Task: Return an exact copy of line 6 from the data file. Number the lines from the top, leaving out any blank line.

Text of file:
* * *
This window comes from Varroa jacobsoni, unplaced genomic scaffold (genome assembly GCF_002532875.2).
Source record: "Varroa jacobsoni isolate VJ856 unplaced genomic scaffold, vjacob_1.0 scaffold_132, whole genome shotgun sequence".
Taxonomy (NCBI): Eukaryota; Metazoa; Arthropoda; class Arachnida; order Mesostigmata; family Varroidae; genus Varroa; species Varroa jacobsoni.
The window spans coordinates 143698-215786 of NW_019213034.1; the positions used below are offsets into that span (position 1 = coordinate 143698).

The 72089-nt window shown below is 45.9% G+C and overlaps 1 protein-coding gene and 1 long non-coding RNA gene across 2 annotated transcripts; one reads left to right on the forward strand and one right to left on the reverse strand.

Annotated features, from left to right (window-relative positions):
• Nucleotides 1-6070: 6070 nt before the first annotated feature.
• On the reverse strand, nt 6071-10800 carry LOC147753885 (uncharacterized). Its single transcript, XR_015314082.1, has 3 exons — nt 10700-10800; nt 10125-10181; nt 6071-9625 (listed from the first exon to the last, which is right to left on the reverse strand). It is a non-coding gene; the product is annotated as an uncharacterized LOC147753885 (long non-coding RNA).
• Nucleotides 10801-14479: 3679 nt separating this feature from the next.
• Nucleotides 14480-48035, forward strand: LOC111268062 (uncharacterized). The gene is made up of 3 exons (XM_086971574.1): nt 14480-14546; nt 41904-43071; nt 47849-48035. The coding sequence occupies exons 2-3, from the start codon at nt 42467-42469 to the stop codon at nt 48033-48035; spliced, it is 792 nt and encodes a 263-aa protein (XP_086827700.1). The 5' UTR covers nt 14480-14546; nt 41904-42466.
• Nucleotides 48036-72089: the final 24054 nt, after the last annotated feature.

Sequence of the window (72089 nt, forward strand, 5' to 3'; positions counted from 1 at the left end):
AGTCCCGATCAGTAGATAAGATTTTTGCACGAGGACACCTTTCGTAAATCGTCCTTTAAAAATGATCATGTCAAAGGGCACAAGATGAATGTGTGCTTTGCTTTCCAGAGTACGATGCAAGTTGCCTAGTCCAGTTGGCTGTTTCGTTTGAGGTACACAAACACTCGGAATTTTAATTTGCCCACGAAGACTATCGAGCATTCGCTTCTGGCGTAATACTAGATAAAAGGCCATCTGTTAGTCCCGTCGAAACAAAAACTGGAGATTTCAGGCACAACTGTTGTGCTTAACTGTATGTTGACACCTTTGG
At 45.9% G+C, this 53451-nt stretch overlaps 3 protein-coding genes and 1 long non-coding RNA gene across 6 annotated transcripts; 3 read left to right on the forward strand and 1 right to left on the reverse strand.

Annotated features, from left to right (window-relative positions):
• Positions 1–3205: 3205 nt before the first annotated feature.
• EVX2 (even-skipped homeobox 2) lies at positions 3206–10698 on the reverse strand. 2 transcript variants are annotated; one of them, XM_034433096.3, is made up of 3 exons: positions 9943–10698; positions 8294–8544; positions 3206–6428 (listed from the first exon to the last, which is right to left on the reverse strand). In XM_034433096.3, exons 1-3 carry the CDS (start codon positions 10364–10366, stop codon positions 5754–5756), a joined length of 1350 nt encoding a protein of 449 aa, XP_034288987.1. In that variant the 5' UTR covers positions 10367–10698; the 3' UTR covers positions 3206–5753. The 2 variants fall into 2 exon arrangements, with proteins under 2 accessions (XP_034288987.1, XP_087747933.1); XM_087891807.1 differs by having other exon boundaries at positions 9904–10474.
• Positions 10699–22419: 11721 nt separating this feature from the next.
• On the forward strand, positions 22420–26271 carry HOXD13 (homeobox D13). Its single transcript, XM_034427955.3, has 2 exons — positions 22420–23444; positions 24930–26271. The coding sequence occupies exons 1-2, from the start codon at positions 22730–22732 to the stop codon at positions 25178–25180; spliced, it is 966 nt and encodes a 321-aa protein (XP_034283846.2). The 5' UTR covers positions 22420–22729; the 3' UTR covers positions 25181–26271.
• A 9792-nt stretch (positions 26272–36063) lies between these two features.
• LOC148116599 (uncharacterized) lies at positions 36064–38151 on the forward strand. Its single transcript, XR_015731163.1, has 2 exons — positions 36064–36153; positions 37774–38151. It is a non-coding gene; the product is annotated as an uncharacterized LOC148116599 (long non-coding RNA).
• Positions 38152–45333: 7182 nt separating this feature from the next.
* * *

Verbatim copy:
Annotated features, from left to right (window-relative positions):